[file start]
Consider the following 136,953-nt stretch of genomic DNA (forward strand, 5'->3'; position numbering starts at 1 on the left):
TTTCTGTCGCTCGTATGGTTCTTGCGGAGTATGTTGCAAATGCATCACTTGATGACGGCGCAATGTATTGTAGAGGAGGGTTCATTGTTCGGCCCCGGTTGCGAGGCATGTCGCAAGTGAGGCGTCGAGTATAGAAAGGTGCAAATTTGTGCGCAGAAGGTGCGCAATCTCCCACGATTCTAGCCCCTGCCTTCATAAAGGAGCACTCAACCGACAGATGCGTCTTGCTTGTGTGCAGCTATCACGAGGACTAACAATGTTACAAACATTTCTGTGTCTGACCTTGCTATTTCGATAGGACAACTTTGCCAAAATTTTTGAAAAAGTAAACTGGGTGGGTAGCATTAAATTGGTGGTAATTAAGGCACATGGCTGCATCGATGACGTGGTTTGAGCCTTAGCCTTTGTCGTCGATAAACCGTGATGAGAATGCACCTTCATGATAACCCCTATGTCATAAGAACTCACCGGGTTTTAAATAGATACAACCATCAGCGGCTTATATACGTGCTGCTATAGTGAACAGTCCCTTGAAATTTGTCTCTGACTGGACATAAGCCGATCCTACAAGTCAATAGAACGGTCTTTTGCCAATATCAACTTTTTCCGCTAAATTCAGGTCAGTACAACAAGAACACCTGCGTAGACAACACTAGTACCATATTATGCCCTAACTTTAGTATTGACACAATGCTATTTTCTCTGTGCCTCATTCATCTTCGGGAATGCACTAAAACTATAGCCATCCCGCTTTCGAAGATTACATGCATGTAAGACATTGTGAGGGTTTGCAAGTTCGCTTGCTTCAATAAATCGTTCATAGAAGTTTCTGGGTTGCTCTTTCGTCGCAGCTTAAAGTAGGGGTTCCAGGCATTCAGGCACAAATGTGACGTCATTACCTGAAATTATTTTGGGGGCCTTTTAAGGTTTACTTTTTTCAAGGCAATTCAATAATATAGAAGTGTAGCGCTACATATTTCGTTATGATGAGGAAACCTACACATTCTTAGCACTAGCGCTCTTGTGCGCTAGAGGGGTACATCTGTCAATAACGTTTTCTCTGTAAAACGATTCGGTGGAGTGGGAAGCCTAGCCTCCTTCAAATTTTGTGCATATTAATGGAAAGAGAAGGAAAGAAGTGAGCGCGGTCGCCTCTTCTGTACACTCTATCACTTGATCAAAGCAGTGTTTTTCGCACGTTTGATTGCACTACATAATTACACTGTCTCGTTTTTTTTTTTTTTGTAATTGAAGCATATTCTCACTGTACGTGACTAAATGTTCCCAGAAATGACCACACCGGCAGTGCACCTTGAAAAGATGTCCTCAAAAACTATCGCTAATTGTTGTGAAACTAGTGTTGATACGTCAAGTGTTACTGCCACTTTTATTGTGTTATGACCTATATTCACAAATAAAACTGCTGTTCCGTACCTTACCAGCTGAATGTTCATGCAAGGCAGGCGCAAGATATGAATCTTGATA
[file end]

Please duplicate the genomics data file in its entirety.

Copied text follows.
Consider the following 136,953-nt stretch of genomic DNA (forward strand, 5'->3'; position numbering starts at 1 on the left):
TTTCTGTCGCTCGTATGGTTCTTGCGGAGTATGTTGCAAATGCATCACTTGATGACGGCGCAATGTATTGTAGAGGAGGGTTCATTGTTCGGCCCCGGTTGCGAGGCATGTCGCAAGTGAGGCGTCGAGTATAGAAAGGTGCAAATTTGTGCGCAGAAGGTGCGCAATCTCCCACGATTCTAGCCCCTGCCTTCATAAAGGAGCACTCAACCGACAGATGCGTCTTGCTTGTGTGCAGCTATCACGAGGACTAACAATGTTACAAACATTTCTGTGTCTGACCTTGCTATTTCGATAGGACAACTTTGCCAAAATTTTTGAAAAAGTAAACTGGGTGGGTAGCATTAAATTGGTGGTAATTAAGGCACATGGCTGCATCGATGACGTGGTTTGAGCCTTAGCCTTTGTCGTCGATAAACCGTGATGAGAATGCACCTTCATGATAACCCCTATGTCATAAGAACTCACCGGGTTTTAAATAGATACAACCATCAGCGGCTTATATACGTGCTGCTATAGTGAACAGTCCCTTGAAATTTGTCTCTGACTGGACATAAGCCGATCCTACAAGTCAATAGAACGGTCTTTTGCCAATATCAACTTTTTCCGCTAAATTCAGGTCAGTACAACAAGAACACCTGCGTAGACAACACTAGTACCATATTATGCCCTAACTTTAGTATTGACACAATGCTATTTTCTCTGTGCCTCATTCATCTTCGGGAATGCACTAAAACTATAGCCATCCCGCTTTCGAAGATTACATGCATGTAAGACATTGTGAGGGTTTGCAAGTTCGCTTGCTTCAATAAATCGTTCATAGAAGTTTCTGGGTTGCTCTTTCGTCGCAGCTTAAAGTAGGGGTTCCAGGCATTCAGGCACAAATGTGACGTCATTACCTGAAATTATTTTGGGGGCCTTTTAAGGTTTACTTTTTTCAAGGCAATTCAATAATATAGAAGTGTAGCGCTACATATTTCGTTATGATGAGGAAACCTACACATTCTTAGCACTAGCGCTCTTGTGCGCTAGAGGGGTACATCTGTCAATAACGTTTTCTCTGTAAAACGATTCGGTGGAGTGGGAAGCCTAGCCTCCTTCAAATTTTGTGCATATTAATGGAAAGAGAAGGAAAGAAGTGAGCGCGGTCGCCTCTTCTGTACACTCTATCACTTGATCAAAGCAGTGTTTTTCGCACGTTTGATTGCACTACATAATTACACTGTCTCGTTTTTTTTTTTTTTGTAATTGAAGCATATTCTCACTGTACGTGACTAAATGTTCCCAGAAATGACCACACCGGCAGTGCACCTTGAAAAGATGTCCTCAAAAACTATCGCTAATTGTTGTGAAACTAGTGTTGATACGTCAAGTGTTACTGCCACTTTTATTGTGTTATGACCTATATTCACAAATAAAACTGCTGTTCCGTACCTTACCAGCTGAATGTTCATGCAAGGCAGGCGCAAGATATGAATCTTGATA